Movie Review

  • Doom review
I have to preface this review by saying that I’ve never played a single minute’s worth of the videogame Doom. I’ve played a lot of other games of its type, but never that one. If you have played the game, or any other like it, you might get at least a little kick out of the movie. Doom takes it’s videogame roots seriously, almost too seriously, to the point that there’s not much advantage to seeing the movie over simply staying home, firing up your computer, and playing a couple hours worth of the game. But I think that’s what they were going for. The idea here isn’t to create a real movie experience, but rather to recreate the game, or rather the experience of playing the game, as a feature film.

Doing that means there’s really not much bother with plot. The script, assuming they actually used one, introduces characters as fast as possible, and then throws them into skulking around in the dark and shooting stuff up. Now the thing is, modern videogames have progressed a long way in the realm of story. Today’s first person shooter combines compelling characters and plot with cool as hell action. But Doom is a game-relic from an earlier era, an era where games had a few cut scenes, but players usually just skipped past them to get back into the action. In fact, there was nothing worse than a game which wouldn’t let you bypass cut scenes. If you found one, the inevitable attempt at plot would always result in a frustrated groan from the game’s players. That’s the feeling you get with Doom as a movie. All the exposition feels exactly like a boring cut scene, and I found myself looking for the Escape key to speed things up and get to the killing.

Once the grenades start flying Doom is occasionally fun. They’ve done a great job of capturing the feel of actually playing a first person shooter. Of all the videogame based movies we’ve had so far, I think that’s a first. Others, like Resident Evil capture the spirit of the game well enough, maybe even the story, but Doom actually recreates the feeling of playing and that’s a different thing entirely.

All the in-game cliché’s are there. There is of course the much advertised first person perspective sequence. It’s short, but that’s a blessing. Five minutes of it is amusingly silly, any more than that would have gotten annoying. But it’s the little touches that are the most entertaining. There’s a moment when a player… er excuse me… character freaks out and shoots his own reflection. There’s the creepy, dark, public restroom. And the characters are all player archetypes: the newbie, the guy who takes it way to seriously, the spazz, the Sarge. You get the picture. They’ve even got the in-game look. The dark lighting, the dim hallways, the creepy public restroom. There’s not a lot of variation in set design, but then in those early first person shooters there wasn’t. It’s all dark hallways and completely impractical catwalks; the set feels like it was designed as a game level and not as the working research facility it’s supposed to be. Whether or not that’s a good thing I think depends on your perspective. Normally you’d dismiss something like this as simply shitty filmmaking, but in the case of Doom they’ve obviously done it intentionally. The whole thing is a goofy, celebratory nod to old school, FPS computer gamers. They’ll get it, but I don’t think anyone else is going to.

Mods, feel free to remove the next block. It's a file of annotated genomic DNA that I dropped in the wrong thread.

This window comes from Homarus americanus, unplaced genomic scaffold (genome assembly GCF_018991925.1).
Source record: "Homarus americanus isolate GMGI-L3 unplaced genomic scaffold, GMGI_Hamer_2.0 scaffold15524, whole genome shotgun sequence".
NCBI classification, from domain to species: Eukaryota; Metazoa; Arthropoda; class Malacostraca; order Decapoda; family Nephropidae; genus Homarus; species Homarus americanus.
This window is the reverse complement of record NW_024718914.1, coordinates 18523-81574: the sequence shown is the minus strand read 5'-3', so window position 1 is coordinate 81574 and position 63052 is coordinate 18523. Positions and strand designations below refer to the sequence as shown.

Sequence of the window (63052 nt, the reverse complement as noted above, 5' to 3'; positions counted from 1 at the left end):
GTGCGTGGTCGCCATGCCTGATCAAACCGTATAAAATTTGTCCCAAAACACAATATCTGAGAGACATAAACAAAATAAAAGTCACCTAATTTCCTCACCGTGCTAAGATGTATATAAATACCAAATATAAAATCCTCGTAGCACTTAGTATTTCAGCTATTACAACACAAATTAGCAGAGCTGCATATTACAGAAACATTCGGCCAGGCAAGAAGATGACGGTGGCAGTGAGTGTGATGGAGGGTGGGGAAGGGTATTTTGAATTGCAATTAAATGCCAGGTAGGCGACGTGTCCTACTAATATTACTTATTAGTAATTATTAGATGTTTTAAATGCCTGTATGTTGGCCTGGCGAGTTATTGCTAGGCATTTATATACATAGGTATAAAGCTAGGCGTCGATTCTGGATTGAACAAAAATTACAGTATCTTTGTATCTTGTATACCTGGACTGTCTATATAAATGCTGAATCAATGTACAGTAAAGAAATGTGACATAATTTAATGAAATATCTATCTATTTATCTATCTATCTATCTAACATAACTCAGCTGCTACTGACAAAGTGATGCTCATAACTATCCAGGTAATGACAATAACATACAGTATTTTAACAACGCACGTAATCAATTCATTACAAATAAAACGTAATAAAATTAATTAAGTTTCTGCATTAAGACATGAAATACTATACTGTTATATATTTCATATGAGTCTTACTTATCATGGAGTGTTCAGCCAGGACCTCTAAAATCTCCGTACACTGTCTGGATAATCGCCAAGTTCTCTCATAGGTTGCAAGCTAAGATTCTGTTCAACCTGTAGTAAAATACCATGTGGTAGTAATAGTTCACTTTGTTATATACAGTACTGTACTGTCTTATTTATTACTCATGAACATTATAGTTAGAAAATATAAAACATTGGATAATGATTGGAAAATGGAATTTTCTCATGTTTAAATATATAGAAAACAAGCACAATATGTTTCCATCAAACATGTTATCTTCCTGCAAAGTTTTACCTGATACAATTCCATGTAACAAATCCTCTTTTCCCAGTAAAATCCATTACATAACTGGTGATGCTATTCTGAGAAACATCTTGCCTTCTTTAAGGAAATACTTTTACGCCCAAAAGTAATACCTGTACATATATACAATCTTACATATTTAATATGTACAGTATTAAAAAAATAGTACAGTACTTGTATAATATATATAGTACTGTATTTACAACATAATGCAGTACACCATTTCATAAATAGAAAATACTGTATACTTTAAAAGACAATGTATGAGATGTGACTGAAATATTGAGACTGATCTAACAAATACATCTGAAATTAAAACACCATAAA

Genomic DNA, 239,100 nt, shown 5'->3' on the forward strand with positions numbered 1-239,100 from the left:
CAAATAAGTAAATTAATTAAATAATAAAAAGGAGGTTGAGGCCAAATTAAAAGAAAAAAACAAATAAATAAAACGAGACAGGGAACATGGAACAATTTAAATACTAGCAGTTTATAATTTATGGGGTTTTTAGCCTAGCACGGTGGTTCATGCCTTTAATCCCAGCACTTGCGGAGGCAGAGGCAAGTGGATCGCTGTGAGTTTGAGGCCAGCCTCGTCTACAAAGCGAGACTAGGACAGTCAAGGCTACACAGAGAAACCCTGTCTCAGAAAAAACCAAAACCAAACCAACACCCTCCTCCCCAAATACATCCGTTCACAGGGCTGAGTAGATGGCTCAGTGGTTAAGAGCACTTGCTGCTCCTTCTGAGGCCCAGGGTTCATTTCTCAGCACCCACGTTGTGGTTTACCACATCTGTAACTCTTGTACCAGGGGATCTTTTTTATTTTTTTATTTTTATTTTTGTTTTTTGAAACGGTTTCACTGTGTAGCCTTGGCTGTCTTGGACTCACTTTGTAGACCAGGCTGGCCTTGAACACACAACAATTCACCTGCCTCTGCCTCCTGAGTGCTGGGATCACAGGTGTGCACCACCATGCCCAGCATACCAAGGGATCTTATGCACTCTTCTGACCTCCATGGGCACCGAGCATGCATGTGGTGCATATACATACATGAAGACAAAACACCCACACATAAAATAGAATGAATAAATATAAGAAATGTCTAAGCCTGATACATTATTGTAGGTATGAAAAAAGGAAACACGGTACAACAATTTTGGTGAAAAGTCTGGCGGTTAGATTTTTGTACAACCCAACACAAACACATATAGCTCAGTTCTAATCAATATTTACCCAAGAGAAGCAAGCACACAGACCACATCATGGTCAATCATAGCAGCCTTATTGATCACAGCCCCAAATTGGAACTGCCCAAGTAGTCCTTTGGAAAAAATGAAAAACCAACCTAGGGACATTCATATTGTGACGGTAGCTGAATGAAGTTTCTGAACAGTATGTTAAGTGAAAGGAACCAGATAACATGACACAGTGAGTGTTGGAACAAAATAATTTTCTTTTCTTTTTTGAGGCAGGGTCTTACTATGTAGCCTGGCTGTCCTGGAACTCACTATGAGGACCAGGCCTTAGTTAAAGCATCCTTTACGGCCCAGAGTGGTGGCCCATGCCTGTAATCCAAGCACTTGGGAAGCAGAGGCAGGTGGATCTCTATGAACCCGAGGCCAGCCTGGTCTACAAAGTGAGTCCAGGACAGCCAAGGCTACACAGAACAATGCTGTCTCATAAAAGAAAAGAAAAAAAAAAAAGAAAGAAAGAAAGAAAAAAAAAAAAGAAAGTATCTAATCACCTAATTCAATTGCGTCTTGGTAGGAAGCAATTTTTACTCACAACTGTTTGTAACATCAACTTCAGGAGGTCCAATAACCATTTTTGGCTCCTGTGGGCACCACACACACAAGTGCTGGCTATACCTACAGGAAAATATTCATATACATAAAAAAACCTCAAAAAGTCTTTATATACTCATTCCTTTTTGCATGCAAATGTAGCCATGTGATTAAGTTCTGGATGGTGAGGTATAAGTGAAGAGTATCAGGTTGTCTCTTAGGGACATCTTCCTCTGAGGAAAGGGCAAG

The thing is, looked at as anything other than an homage to 90’s computer gaming, looked at as a movie, Doom is a pile of crap. There’s no story, well there is one, but they’d have been better off not trying. A bunch of marines go to Mars because something weird is happening. To solve the problem they have to kill everyone and everything. That pretty much covers it. It tries to be gory and scary, but it’s more dorky and dumb than anything. The action is at times decent and at other times stupid. This is after all, the type of movie where the hero drops his weapon to fight the villain hand to hand, instead of shooting him in the head.

The Rock gives a nice performance; he looks like he’s having a good time with his character. It’s interesting the role he’s taken. The Rock actually doesn’t play the lead. He was offered the lead, but chose the role of Sarge instead because he liked it better. I have to say, he made a damned good decision. He has some great moments, my favorite is his discovery of a power weapon; the look on his face is nearly orgasmic. It still kills me that The Rock isn’t in something better. The guy is such a talent, he deserves to have a fantastic film somewhere in his credits. Karl Urban plays the lead, a solider named Reaper who ends up saving everyone’s ass. He’s looking a little pimply these days, but has a nice physical presence which works well enough in a movie without much that isn’t physical.

If you’re interested in seeing it, what you need to keep in mind about Doom is that it’s not a real movie. It’s a videogame, but one where you have to sit and watch instead of participating. The experience of seeing it is a lot like sitting next to your buddy, looking over his shoulder while he plays an old first person shooter on his computer. If you’ve ever done that, then you know as well as anyone that watching isn’t nearly as fun as playing.
5 / 10 stars
Rating: movie reviewed rating

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